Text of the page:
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Full Time Job—Full-Size Fashions?

May 06, 2015 02:00PM ● By Cate Reynolds just published the results of their annual survey, conducted on their behalf by Harris Poll. This year’s poll, dealing with stress and weight gain in the workplace, sampled more than 3,000 U.S.A. workers across industries and company sizes.

Fifty-seven percent of U.S. workers consider themselves overweight (up from 55 percent in 2014). Additionally, 42 percent say they have gained weight in their present job (up from 39 percent last year)—22 percent admit they have gained 10 pounds or more.

Most interestingly, the survey revealed a strong correlation between job stress levels and overweight workers. Fewer than half of the workers (47 percent) with extremely low stress levels feel they are overweight compared to 70 percent of workers with extremely high stress levels. Workers with very high on-the-job stress were 49 percent more likely to say they were overweight than those with low stress jobs.

It’s not unfair to refer to the workplace as an enabler when it comes to the bulge battle. Easy access fast food franchises convenient to every office building in America (not a coincidence), even easier access to vending machines in the same building, “lunches” distractingly scarfed at your desk while you work, and, of course, 3 p.m. slumps that only candy can alleviate. And don’t forget the ever-present stress of crushing deadlines, quotas, and bottom lines, uncooperative co-workers, and mercurial managers.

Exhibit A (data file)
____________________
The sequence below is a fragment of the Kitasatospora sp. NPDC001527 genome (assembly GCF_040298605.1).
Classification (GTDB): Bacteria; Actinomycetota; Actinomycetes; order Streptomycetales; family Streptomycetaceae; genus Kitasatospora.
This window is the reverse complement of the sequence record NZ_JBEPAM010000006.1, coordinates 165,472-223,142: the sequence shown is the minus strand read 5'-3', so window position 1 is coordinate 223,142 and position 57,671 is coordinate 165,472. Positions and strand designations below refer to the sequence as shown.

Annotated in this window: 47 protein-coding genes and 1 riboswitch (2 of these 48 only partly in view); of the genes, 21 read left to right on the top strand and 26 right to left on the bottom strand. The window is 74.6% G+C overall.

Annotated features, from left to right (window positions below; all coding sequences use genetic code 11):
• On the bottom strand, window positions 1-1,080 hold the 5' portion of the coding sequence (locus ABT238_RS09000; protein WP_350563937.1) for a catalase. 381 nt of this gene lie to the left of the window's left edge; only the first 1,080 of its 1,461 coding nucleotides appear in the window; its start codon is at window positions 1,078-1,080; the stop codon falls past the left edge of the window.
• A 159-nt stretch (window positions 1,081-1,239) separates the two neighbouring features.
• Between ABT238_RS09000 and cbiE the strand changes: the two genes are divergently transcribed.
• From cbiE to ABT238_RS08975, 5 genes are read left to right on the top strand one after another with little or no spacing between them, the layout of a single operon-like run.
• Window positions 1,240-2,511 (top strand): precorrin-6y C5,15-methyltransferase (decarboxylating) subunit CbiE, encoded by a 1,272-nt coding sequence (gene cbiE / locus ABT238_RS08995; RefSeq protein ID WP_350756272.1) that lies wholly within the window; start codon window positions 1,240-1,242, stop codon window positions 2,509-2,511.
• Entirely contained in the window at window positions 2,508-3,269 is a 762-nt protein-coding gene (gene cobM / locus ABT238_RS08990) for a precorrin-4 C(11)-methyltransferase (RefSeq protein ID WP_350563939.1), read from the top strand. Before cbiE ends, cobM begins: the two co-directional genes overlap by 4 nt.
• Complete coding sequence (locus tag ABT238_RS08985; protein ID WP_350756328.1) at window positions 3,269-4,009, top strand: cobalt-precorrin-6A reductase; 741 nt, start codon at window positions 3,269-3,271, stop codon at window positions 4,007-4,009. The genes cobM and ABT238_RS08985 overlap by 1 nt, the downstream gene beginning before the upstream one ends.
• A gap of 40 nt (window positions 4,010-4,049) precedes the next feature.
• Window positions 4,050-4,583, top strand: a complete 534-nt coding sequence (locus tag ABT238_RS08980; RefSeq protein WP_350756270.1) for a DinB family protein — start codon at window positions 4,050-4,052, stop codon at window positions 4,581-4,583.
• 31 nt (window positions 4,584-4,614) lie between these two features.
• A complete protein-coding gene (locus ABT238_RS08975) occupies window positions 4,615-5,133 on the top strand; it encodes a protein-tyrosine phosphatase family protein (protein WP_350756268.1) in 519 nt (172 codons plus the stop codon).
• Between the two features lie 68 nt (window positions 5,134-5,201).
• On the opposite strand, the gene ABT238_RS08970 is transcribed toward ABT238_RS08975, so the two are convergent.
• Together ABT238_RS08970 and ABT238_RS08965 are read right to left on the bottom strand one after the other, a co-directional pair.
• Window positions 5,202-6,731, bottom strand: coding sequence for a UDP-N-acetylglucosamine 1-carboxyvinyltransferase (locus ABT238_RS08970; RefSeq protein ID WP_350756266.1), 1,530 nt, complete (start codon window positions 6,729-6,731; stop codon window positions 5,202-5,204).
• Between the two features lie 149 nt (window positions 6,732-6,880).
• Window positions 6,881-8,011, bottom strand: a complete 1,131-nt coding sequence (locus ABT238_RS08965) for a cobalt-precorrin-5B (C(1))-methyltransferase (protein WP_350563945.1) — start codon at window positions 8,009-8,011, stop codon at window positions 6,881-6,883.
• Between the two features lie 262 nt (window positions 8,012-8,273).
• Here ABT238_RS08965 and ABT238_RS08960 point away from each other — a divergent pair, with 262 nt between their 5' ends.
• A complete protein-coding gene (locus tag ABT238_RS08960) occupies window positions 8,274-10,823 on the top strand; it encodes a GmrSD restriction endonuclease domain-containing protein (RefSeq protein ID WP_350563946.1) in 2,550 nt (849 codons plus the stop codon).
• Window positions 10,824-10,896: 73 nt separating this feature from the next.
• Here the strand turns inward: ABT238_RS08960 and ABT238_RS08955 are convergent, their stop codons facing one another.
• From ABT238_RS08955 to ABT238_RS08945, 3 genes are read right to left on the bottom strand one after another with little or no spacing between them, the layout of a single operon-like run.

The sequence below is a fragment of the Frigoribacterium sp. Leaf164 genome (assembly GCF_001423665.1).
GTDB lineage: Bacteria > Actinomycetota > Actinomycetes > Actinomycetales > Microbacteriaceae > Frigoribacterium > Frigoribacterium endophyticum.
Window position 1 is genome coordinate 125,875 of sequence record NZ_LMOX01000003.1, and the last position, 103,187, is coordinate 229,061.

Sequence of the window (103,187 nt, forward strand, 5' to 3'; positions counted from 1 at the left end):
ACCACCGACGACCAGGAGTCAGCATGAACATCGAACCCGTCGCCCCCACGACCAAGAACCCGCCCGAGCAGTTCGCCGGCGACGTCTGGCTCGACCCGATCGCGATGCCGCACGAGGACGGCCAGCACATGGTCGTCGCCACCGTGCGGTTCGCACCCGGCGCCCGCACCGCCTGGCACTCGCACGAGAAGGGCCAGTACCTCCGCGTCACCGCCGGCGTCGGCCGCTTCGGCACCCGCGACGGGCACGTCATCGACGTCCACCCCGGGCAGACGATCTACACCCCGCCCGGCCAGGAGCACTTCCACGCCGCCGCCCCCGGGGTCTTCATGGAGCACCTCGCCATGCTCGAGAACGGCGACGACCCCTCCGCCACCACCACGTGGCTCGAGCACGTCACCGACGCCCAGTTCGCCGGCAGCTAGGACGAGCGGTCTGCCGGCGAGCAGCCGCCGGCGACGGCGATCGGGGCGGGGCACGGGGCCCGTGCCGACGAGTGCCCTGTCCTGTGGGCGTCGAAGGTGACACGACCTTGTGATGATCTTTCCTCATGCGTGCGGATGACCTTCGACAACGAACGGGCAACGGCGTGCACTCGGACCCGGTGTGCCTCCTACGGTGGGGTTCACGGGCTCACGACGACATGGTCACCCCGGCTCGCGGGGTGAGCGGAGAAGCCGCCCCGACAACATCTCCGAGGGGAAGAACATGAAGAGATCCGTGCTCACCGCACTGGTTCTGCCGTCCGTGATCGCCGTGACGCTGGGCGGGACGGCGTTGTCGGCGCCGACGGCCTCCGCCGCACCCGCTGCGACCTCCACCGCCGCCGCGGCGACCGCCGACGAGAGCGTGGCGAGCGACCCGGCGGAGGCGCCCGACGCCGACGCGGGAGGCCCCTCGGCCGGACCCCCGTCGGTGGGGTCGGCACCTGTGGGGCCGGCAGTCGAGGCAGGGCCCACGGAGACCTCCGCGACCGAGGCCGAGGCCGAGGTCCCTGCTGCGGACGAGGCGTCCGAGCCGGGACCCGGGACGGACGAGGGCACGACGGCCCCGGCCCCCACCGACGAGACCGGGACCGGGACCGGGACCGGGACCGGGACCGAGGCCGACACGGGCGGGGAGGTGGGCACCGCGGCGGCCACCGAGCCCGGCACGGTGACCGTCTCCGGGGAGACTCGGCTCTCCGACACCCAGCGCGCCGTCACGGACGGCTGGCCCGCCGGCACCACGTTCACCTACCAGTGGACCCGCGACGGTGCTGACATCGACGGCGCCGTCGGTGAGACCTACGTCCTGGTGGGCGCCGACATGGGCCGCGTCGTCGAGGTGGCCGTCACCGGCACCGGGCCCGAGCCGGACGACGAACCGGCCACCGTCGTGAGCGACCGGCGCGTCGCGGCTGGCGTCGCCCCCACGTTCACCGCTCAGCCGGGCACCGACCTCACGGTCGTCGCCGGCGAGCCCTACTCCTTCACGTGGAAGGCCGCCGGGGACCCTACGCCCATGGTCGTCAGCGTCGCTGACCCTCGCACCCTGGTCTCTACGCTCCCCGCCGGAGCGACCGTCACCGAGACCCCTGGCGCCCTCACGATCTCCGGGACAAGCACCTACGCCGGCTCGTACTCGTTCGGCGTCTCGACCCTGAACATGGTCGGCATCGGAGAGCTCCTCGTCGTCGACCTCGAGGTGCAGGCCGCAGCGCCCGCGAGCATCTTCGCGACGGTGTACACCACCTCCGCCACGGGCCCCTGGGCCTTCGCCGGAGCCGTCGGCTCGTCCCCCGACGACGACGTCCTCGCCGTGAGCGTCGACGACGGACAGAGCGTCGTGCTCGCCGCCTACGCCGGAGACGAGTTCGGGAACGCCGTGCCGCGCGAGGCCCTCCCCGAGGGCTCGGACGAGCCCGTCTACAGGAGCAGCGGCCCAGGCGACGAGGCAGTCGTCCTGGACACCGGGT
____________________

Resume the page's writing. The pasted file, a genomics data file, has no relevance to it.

When asked how the stress at work translates to their weight gain, 37 percent of the participants said they eat because of stress; 43 percent said they were too tired from work to exercise. But 56 percent were united in the belief that sedentary behavior (i.e. sitting at a desk all day) was the biggest culprit.

Age was also a factor—with those in the middle of their careers most apt to expand their own middles.

--Sarah Hagerty
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